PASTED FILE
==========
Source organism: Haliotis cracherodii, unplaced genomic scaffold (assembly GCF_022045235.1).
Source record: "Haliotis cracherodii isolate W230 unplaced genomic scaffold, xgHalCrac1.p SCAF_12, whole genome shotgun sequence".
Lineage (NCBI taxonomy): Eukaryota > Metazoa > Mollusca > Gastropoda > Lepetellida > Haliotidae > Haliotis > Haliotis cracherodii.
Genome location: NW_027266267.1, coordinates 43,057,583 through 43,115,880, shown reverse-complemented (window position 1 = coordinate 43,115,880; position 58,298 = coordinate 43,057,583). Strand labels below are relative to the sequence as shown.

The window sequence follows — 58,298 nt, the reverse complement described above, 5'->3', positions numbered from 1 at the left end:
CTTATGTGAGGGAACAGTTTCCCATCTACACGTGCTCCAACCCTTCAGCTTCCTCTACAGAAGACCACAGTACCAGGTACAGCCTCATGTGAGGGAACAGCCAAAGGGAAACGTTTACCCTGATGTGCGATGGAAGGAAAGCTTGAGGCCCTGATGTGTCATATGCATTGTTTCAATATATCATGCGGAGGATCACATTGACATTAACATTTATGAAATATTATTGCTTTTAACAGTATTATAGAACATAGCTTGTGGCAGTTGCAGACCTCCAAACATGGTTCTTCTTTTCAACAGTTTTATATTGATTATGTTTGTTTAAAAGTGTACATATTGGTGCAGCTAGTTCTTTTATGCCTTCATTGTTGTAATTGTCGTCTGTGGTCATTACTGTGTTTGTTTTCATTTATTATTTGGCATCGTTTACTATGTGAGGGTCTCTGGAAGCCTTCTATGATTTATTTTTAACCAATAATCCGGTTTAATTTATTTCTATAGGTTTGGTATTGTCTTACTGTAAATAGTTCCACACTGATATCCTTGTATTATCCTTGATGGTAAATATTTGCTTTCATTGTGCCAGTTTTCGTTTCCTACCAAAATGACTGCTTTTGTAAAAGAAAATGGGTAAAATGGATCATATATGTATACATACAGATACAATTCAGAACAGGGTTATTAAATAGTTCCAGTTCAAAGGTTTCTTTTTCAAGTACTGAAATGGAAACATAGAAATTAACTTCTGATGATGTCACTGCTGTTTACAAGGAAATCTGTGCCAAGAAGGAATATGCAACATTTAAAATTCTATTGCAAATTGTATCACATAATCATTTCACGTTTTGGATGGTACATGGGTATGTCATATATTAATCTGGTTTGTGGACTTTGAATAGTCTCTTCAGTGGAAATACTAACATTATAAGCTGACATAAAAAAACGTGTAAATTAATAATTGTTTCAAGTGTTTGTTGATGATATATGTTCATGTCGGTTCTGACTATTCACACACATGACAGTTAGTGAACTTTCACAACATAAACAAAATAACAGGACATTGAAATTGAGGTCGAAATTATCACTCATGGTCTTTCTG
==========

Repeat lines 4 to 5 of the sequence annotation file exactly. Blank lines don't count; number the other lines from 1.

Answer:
Genome location: NW_027266267.1, coordinates 43,057,583 through 43,115,880, shown reverse-complemented (window position 1 = coordinate 43,115,880; position 58,298 = coordinate 43,057,583). Strand labels below are relative to the sequence as shown.

The window sequence follows — 58,298 nt, the reverse complement described above, 5'->3', positions numbered from 1 at the left end: